According to this theory of personal continuity, the author of the Dramatic Poem, to be here noticed, is the father of Parliamentary Reform in the Quarterly Review. It is said to be a wise child that knows its own father; and we understand Mr. Southey (who is in this case reputed father and son) utterly disclaims the hypostatical union between the Quarterly Reviewer and the Dramatic Poet, and means to enter an injunction against the latter as a bastard and impostor. Appearances are somewhat staggering against the legitimacy of the descent, yet we perceive a strong family likeness remaining in spite of the lapse of years and alteration of circumstances. We should not indeed be able to predict that the author of Wat Tyler would ever write an article on Parliamentary Reform, nor should we, either at first or second sight, perceive that the Quarterly Reviewer had ever written a poem like that which is before us: but if we were told that both performances were literally and bona fide by the same person, we should have little hesitation in saying to Mr. Southey, "Thou are the man" [sic]. We know no other person in whom fierce extremes meet with such mutual self-complacency; whose opinions change so much without any change in the author's mind; who lives so entirely in the "present ignorant of thought," without the smallest "discourse of reason looking before or after." Mr. Southey is a man incapable of reasoning connectedly on any subject. He has not strength of mind to see the whole of any question; he has not modesty to suspend his judgment till he has examined the grounds of it. He can comprehend but one idea at a time, and that is always an extreme one, because he will neither listen to nor tolerate any thing that can disturb or moderate the petulance of his self-opinion. The woman that deliberates is lost. So it is with the effeminate soul of Mr. Southey. Any concession is fatal to his consistency; and he can only keep out of one absurdity by the tenaciousness with which he stickles for another. He calls to the aid of his disjointed opinions a proportionable quantity of spleen; and regularly makes up for the weakness of his own reasons, by charging others with bad motives. The terms knave and fool, wise and good, have undergone a total change in the last twenty years: the former he applies to all those who agree with him now. His public spirit was a prude and a scold; and "his poor virtue," turned into a literary prostitute, is grown more abusive than ever. Wat Tyler and the Quarterly Review are an illustration of these remarks. The author of Wat Tyler was an Ultra-jacobin; the author of Parliamentary Reform is an Ultra-royalist: the one was a frantic demagogue; the other is a servile court-fool: the one maintained second-hand paradoxes; the other repeats second-hand commonplaces: the one vented those opinions which gratified the vanity of youth; the other adopts those prejudices which are most conducive to the convenience of age: the one saw nothing but the abuses of power; the other sees nothing but the horrors of resistance to those abuses: the one did not stop short of general anarchy; the other goes the whole length of despotism: the one vilified kings, priests, and nobles; the other vilifies the people: the one was for universal suffrage and perfect equality; the other is for seat-selling and the increasing influence of the Crown: the one admired the preaching of John Ball; the other recommends the Suspension of the Habeas Corpus, and the putting down of the Examiner by the sword, the dagger, or the thumb-screw,—for the pen, Mr. Southey tells us, is not sufficient. We wonder that in all this contempt which our prose-poet has felt at different times for different persons and things, he has never felt any dissatisfaction with himself, or distrust of his own infallibility. Our differing from others sometimes staggers our confidence in our own conclusions: if we had been chargeable with as many contradictions as Mr. Southey, we suppose we should have had the same senseless self-sufficiency. A changeling is your only oracle. Those who have undergone a total change of sentiment on important questions ought certainly to learn modesty in themselves and moderation towards others: on the contrary, they are generally the most violent in their opinions, and the most intolerant towards others; the reason of which we have shewn elsewhere, to the satisfaction of the proprietor of the Old Times. Before we have done, we shall perhaps do the same thing to the satisfaction of the publisher of the Quarterly Review; for these sort of persons, the patrons and paymasters of the band of gentleman pensioners and servile authors, have "a sort of squint" in their understanding, and look less to the dirty sacrifices of their drudges or the dirtier they are ready to make, than to their standing well with that great keeper, the public, for purity and innocence. The band of gentlemen pensioners and servile authors do not know what to make of this, and hardly believe it: we shall in time convince them.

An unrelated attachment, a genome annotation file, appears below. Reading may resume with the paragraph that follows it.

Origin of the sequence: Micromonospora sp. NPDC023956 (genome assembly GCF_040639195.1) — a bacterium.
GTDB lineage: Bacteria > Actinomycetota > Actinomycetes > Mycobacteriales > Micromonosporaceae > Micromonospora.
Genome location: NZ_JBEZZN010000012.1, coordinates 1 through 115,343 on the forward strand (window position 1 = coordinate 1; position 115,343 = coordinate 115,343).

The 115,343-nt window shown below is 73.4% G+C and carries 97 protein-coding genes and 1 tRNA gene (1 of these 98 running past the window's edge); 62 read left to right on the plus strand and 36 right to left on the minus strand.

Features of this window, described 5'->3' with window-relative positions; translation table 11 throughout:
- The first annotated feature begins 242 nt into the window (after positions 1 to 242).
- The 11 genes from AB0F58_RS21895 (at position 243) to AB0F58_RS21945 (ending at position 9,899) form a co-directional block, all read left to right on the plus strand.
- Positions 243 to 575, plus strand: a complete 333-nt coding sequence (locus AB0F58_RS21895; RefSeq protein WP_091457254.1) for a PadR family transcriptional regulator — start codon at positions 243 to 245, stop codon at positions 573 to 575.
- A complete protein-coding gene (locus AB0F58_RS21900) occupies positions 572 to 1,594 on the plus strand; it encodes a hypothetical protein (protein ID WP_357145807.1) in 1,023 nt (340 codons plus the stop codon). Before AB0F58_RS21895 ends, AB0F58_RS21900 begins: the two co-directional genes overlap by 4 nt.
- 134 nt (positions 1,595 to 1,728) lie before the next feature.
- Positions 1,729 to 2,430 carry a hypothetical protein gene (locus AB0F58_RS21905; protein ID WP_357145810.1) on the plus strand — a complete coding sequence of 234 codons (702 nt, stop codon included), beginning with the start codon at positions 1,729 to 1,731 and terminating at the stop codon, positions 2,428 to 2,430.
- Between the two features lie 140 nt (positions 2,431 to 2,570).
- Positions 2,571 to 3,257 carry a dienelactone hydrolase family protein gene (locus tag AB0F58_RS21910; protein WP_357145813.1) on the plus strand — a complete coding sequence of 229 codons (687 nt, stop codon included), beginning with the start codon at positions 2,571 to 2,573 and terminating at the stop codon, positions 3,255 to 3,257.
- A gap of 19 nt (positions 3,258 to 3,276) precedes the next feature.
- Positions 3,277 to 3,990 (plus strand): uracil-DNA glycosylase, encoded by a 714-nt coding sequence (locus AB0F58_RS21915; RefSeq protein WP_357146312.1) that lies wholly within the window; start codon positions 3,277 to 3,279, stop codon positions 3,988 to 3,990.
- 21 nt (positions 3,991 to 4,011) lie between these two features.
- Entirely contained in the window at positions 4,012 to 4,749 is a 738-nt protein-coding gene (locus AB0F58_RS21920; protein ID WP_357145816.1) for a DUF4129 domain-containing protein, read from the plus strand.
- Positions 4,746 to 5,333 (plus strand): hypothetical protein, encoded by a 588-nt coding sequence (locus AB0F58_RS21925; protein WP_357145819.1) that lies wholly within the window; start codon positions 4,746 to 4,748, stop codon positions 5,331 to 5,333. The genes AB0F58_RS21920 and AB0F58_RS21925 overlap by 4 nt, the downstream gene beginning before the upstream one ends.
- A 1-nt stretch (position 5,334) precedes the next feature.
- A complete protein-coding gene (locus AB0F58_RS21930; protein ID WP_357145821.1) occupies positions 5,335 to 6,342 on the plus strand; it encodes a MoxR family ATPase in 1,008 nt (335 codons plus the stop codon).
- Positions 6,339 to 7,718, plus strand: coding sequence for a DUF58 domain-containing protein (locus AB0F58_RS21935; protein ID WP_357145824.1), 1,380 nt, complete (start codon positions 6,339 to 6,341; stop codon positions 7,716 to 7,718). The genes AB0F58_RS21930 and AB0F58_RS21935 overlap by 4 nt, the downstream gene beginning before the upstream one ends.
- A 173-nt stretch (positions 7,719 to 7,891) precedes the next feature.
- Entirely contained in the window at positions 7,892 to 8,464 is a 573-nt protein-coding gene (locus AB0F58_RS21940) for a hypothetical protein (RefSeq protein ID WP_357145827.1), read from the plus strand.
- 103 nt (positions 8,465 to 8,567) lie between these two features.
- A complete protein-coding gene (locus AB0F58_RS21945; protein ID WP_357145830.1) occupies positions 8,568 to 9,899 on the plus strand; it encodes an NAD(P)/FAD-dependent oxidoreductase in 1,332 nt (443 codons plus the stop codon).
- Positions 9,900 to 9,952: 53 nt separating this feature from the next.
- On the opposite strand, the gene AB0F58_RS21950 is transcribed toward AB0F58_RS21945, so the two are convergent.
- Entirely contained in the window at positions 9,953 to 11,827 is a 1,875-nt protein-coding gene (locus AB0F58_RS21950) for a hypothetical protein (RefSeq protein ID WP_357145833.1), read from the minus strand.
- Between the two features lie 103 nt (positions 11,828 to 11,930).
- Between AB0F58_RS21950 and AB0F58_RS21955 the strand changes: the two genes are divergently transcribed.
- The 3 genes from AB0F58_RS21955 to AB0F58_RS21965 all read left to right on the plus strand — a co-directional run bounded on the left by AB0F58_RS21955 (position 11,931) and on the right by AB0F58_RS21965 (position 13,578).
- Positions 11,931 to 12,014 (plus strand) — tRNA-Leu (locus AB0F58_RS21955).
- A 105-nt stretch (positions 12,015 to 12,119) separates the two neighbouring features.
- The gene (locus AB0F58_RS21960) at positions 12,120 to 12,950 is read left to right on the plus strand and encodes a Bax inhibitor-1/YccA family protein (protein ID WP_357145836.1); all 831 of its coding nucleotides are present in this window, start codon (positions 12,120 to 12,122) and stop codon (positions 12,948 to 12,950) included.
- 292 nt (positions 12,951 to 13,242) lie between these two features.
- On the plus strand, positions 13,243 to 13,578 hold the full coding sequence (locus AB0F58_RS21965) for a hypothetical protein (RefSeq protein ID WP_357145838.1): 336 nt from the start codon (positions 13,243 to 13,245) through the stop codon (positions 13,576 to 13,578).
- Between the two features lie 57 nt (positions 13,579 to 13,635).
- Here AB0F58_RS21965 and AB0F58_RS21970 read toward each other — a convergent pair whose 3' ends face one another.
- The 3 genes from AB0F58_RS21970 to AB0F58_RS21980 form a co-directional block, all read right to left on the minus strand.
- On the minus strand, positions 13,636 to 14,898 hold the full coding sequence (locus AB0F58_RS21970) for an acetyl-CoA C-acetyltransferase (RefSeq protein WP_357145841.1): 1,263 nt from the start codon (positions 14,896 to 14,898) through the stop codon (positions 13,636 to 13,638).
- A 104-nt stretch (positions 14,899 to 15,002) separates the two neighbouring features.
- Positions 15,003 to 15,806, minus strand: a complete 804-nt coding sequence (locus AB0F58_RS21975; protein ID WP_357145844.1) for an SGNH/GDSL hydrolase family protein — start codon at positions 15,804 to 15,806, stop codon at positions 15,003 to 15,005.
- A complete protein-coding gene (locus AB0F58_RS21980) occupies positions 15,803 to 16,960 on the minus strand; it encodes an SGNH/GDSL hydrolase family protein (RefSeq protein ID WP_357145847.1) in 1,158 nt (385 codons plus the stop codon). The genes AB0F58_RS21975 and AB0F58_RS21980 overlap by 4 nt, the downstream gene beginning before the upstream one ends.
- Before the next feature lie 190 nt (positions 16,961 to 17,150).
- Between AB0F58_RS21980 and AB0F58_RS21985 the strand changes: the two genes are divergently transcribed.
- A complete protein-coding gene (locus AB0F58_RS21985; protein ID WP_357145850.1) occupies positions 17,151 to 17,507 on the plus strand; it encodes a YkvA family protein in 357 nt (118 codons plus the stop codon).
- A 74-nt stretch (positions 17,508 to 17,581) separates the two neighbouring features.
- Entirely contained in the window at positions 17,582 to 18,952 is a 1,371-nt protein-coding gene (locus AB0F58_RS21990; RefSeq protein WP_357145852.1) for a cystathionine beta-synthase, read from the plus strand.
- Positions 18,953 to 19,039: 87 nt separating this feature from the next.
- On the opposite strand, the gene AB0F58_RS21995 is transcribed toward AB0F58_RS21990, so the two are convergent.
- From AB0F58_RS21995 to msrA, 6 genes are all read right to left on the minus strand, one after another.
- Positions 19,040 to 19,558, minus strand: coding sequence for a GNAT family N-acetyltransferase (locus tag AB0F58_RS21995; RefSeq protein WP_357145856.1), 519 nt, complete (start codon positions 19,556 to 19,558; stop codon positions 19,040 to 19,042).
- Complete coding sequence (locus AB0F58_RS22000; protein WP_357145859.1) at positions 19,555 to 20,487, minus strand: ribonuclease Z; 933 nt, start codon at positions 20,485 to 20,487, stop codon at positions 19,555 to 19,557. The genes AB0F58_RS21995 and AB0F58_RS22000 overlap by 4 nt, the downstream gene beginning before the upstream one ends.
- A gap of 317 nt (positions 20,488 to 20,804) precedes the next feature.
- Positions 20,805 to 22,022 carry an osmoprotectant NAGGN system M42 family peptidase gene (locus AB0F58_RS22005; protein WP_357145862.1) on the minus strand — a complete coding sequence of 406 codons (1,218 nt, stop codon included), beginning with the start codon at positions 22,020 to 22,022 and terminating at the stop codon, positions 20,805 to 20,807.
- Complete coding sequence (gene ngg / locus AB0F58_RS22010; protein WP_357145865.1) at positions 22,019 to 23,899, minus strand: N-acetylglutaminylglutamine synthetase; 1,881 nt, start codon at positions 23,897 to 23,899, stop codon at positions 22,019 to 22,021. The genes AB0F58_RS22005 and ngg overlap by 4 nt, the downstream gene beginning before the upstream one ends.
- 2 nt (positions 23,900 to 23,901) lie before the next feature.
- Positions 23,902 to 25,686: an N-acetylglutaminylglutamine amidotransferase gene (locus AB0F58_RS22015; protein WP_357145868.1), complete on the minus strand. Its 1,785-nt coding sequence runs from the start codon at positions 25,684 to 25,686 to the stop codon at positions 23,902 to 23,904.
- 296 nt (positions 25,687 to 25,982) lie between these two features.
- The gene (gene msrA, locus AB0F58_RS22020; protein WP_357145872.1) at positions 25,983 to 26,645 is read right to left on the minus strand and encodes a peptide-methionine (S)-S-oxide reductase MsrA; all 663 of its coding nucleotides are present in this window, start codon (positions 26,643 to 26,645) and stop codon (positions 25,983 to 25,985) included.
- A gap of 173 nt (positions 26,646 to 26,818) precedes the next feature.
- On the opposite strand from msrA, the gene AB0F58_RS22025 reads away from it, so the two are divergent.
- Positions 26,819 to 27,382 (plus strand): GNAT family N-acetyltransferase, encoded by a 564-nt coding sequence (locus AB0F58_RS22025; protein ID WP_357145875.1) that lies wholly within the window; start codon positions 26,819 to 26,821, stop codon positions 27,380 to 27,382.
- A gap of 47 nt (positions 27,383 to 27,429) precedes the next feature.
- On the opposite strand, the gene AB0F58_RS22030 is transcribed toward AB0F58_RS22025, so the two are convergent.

[Hazlitt then quotes extracts from Wat Tyler].
So was it when my life began;
Stephen Gill, in his note to "My heart leaps up," points out that lines 7-9 are " the very lines Coleridge had emphasized when he printed the poem in The Friend, Essay v, as an expression of the truth that 'men are ungrateful to other only when they have ceased to look back on their former selves with joy and tenderness. They exist only in fragments'" (i.40). (The Oxford Authors: William Wordsworth (Oxford UP, 1984), 703n.)